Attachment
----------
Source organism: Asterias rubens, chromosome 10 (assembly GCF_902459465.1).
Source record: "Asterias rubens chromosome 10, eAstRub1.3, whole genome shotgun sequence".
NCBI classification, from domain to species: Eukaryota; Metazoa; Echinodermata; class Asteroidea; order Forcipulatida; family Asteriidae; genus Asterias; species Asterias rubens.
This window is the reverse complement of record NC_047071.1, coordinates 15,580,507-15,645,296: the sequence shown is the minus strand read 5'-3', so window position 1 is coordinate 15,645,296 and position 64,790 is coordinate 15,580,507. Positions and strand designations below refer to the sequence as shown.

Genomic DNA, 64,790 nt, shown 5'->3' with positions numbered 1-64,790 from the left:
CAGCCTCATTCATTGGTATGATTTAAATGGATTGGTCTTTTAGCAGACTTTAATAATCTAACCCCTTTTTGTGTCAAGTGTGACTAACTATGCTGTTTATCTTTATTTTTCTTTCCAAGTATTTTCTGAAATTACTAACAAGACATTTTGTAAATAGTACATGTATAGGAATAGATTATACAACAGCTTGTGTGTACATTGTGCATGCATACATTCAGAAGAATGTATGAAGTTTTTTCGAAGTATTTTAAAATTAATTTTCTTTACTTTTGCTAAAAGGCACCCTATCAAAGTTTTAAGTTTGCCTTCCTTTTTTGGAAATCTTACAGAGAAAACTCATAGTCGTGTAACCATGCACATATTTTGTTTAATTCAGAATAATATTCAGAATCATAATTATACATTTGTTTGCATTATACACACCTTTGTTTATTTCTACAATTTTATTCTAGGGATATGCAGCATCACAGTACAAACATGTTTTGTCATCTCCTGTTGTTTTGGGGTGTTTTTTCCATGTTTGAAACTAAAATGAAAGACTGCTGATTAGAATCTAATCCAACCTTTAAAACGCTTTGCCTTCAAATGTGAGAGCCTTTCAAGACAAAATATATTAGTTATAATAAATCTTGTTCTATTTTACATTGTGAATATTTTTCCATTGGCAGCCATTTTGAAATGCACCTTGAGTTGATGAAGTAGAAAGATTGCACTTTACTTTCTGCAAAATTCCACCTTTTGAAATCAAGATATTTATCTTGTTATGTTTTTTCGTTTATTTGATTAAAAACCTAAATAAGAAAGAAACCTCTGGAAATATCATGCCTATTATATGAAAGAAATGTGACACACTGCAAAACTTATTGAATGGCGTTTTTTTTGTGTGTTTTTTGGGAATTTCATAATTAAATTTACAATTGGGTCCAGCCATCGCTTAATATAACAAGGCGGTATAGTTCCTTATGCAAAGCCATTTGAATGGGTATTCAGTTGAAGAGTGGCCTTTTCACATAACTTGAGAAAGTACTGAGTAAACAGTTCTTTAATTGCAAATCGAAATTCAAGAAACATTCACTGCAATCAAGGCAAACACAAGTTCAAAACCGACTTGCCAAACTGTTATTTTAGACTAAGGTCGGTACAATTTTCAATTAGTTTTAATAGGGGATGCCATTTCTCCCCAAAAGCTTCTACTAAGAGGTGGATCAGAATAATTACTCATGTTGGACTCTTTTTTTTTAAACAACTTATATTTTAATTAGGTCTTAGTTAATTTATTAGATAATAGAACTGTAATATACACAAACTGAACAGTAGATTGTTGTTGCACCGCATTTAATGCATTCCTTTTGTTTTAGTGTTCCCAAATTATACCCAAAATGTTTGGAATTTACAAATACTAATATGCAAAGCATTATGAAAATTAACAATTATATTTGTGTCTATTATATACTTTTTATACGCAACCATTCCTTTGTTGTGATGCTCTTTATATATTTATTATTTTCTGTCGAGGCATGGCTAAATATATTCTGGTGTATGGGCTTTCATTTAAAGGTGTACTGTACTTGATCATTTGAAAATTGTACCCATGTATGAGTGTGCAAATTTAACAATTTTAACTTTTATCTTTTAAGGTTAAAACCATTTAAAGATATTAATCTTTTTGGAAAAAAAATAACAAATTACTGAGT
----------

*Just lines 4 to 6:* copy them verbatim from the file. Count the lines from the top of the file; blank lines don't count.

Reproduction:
This window is the reverse complement of record NC_047071.1, coordinates 15,580,507-15,645,296: the sequence shown is the minus strand read 5'-3', so window position 1 is coordinate 15,645,296 and position 64,790 is coordinate 15,580,507. Positions and strand designations below refer to the sequence as shown.

Genomic DNA, 64,790 nt, shown 5'->3' with positions numbered 1-64,790 from the left:
CAGCCTCATTCATTGGTATGATTTAAATGGATTGGTCTTTTAGCAGACTTTAATAATCTAACCCCTTTTTGTGTCAAGTGTGACTAACTATGCTGTTTATCTTTATTTTTCTTTCCAAGTATTTTCTGAAATTACTAACAAGACATTTTGTAAATAGTACATGTATAGGAATAGATTATACAACAGCTTGTGTGTACATTGTGCATGCATACATTCAGAAGAATGTATGAAGTTTTTTCGAAGTATTTTAAAATTAATTTTCTTTACTTTTGCTAAAAGGCACCCTATCAAAGTTTTAAGTTTGCCTTCCTTTTTTGGAAATCTTACAGAGAAAACTCATAGTCGTGTAACCATGCACATATTTTGTTTAATTCAGAATAATATTCAGAATCATAATTATACATTTGTTTGCATTATACACACCTTTGTTTATTTCTACAATTTTATTCTAGGGATATGCAGCATCACAGTACAAACATGTTTTGTCATCTCCTGTTGTTTTGGGGTGTTTTTTCCATGTTTGAAACTAAAATGAAAGACTGCTGATTAGAATCTAATCCAACCTTTAAAACGCTTTGCCTTCAAATGTGAGAGCCTTTCAAGACAAAATATATTAGTTATAATAAATCTTGTTCTATTTTACATTGTGAATATTTTTCCATTGGCAGCCATTTTGAAATGCACCTTGAGTTGATGAAGTAGAAAGATTGCACTTTACTTTCTGCAAAATTCCACCTTTTGAAATCAAGATATTTATCTTGTTATGTTTTTTCGTTTATTTGATTAAAAACCTAAATAAGAAAGAAACCTCTGGAAATATCATGCCTATTATATGAAAGAAATGTGACACACTGCAAAACTTATTGAATGGCGTTTTTTTTGTGTGTTTTTTGGGAATTTCATAATTAAATTTACAATTGGGTCCAGCCATCGCTTAATATAACAAGGCGGTATAGTTCCTTATGCAAAGCCATTTGAATGGGTATTCAGTTGAAGAGTGGCCTTTTCACATAACTTGAGAAAGTACTGAGTAAACAGTTCTTTAATTGCAAATCGAAATTCAAGAAACATTCACTGCAATCAAGGCAAACACAAGTTCAAAACCGACTTGCCAAACTGTTATTTTAGACTAAGGTCGGTACAATTTTCAATTAGTTTTAATAGGGGATGCCATTTCTCCCCAAAAGCTTCTACTAAGAGGTGGATCAGAATAATTACTCATGTTGGACTCTTTTTTTTTAAACAACTTATATTTTAATTAGGTCTTAGTTAATTTATTAGATAATAGAACTGTAATATACACAAACTGAACAGTAGATTGTTGTTGCACCGCATTTAATGCATTCCTTTTGTTTTAGTGTTCCCAAATTATACCCAAAATGTTTGGAATTTACAAATACTAATATGCAAAGCATTATGAAAATTAACAATTATATTTGTGTCTATTATATACTTTTTATACGCAACCATTCCTTTGTTGTGATGCTCTTTATATATTTATTATTTTCTGTCGAGGCATGGCTAAATATATTCTGGTGTATGGGCTTTCATTTAAAGGTGTACTGTACTTGATCATTTGAAAATTGTACCCATGTATGAGTGTGCAAATTTAACAATTTTAACTTTTATCTTTTAAGGTTAAAACCATTTAAAGATATTAATCTTTTTGGAAAAAAAATAACAAATTACTGAGT